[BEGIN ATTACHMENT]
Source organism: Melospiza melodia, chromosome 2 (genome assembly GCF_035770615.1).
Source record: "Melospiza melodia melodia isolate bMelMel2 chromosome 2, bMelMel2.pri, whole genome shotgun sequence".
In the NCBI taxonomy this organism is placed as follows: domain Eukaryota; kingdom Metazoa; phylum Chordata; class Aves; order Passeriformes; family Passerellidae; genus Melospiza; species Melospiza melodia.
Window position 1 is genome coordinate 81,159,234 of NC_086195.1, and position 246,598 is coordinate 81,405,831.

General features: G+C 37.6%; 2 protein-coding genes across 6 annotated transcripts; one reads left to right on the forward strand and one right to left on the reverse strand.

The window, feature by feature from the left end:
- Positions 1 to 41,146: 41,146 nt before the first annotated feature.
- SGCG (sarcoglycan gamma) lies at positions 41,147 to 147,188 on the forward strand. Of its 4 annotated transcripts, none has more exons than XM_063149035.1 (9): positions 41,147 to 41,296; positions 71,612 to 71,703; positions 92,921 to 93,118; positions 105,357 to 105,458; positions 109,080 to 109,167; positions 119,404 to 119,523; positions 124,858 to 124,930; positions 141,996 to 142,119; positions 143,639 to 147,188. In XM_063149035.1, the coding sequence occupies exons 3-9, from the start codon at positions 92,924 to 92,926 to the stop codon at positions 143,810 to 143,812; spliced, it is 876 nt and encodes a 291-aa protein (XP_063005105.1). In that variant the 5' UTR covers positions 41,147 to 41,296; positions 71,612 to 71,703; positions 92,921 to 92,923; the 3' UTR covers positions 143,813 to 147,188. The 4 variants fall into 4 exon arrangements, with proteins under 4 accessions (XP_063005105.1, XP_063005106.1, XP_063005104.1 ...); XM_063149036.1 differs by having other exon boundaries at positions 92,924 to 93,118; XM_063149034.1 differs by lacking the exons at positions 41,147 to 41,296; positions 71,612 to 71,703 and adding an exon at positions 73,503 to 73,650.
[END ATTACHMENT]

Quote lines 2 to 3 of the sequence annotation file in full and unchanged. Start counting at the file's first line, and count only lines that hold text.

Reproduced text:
Source record: "Melospiza melodia melodia isolate bMelMel2 chromosome 2, bMelMel2.pri, whole genome shotgun sequence".
In the NCBI taxonomy this organism is placed as follows: domain Eukaryota; kingdom Metazoa; phylum Chordata; class Aves; order Passeriformes; family Passerellidae; genus Melospiza; species Melospiza melodia.